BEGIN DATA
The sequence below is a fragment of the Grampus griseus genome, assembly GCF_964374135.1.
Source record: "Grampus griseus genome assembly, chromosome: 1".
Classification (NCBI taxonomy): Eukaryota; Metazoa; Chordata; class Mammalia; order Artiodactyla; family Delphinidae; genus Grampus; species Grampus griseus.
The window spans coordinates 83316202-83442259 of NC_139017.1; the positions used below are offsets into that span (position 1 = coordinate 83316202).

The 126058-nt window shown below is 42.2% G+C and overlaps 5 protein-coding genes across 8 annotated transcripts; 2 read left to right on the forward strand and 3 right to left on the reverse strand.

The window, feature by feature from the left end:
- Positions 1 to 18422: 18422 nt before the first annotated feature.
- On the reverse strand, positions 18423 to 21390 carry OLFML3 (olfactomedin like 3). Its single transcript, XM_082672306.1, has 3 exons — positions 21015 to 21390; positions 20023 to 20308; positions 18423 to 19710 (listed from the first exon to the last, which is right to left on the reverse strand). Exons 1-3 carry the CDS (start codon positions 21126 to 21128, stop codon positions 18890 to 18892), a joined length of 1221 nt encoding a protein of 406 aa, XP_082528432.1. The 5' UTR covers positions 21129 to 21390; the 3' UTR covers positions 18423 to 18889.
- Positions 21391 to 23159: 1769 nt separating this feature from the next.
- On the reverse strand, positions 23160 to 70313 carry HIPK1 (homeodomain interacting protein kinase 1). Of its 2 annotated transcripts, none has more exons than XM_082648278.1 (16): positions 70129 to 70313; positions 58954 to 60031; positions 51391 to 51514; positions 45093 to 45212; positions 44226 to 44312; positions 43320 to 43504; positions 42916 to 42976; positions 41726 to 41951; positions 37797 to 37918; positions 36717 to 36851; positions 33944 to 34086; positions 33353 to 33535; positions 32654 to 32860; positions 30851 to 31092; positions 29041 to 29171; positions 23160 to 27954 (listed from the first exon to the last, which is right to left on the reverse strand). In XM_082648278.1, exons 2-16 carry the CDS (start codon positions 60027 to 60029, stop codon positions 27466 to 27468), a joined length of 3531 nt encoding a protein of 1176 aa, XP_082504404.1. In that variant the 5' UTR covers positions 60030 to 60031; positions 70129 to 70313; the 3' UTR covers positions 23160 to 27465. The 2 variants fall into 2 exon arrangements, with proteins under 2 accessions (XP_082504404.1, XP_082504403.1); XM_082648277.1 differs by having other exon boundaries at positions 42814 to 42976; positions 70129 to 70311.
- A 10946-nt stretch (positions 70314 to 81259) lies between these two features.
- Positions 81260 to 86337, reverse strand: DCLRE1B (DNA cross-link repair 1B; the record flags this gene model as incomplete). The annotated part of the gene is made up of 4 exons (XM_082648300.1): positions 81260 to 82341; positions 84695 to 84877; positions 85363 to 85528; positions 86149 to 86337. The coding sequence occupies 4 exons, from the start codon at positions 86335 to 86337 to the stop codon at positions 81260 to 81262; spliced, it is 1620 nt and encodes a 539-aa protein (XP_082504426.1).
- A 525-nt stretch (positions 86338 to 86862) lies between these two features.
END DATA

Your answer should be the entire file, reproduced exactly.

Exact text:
The sequence below is a fragment of the Grampus griseus genome, assembly GCF_964374135.1.
Source record: "Grampus griseus genome assembly, chromosome: 1".
Classification (NCBI taxonomy): Eukaryota; Metazoa; Chordata; class Mammalia; order Artiodactyla; family Delphinidae; genus Grampus; species Grampus griseus.
The window spans coordinates 83316202-83442259 of NC_139017.1; the positions used below are offsets into that span (position 1 = coordinate 83316202).

The 126058-nt window shown below is 42.2% G+C and overlaps 5 protein-coding genes across 8 annotated transcripts; 2 read left to right on the forward strand and 3 right to left on the reverse strand.

The window, feature by feature from the left end:
- Positions 1 to 18422: 18422 nt before the first annotated feature.
- On the reverse strand, positions 18423 to 21390 carry OLFML3 (olfactomedin like 3). Its single transcript, XM_082672306.1, has 3 exons — positions 21015 to 21390; positions 20023 to 20308; positions 18423 to 19710 (listed from the first exon to the last, which is right to left on the reverse strand). Exons 1-3 carry the CDS (start codon positions 21126 to 21128, stop codon positions 18890 to 18892), a joined length of 1221 nt encoding a protein of 406 aa, XP_082528432.1. The 5' UTR covers positions 21129 to 21390; the 3' UTR covers positions 18423 to 18889.
- Positions 21391 to 23159: 1769 nt separating this feature from the next.
- On the reverse strand, positions 23160 to 70313 carry HIPK1 (homeodomain interacting protein kinase 1). Of its 2 annotated transcripts, none has more exons than XM_082648278.1 (16): positions 70129 to 70313; positions 58954 to 60031; positions 51391 to 51514; positions 45093 to 45212; positions 44226 to 44312; positions 43320 to 43504; positions 42916 to 42976; positions 41726 to 41951; positions 37797 to 37918; positions 36717 to 36851; positions 33944 to 34086; positions 33353 to 33535; positions 32654 to 32860; positions 30851 to 31092; positions 29041 to 29171; positions 23160 to 27954 (listed from the first exon to the last, which is right to left on the reverse strand). In XM_082648278.1, exons 2-16 carry the CDS (start codon positions 60027 to 60029, stop codon positions 27466 to 27468), a joined length of 3531 nt encoding a protein of 1176 aa, XP_082504404.1. In that variant the 5' UTR covers positions 60030 to 60031; positions 70129 to 70313; the 3' UTR covers positions 23160 to 27465. The 2 variants fall into 2 exon arrangements, with proteins under 2 accessions (XP_082504404.1, XP_082504403.1); XM_082648277.1 differs by having other exon boundaries at positions 42814 to 42976; positions 70129 to 70311.
- A 10946-nt stretch (positions 70314 to 81259) lies between these two features.
- Positions 81260 to 86337, reverse strand: DCLRE1B (DNA cross-link repair 1B; the record flags this gene model as incomplete). The annotated part of the gene is made up of 4 exons (XM_082648300.1): positions 81260 to 82341; positions 84695 to 84877; positions 85363 to 85528; positions 86149 to 86337. The coding sequence occupies 4 exons, from the start codon at positions 86335 to 86337 to the stop codon at positions 81260 to 81262; spliced, it is 1620 nt and encodes a 539-aa protein (XP_082504426.1).
- A 525-nt stretch (positions 86338 to 86862) lies between these two features.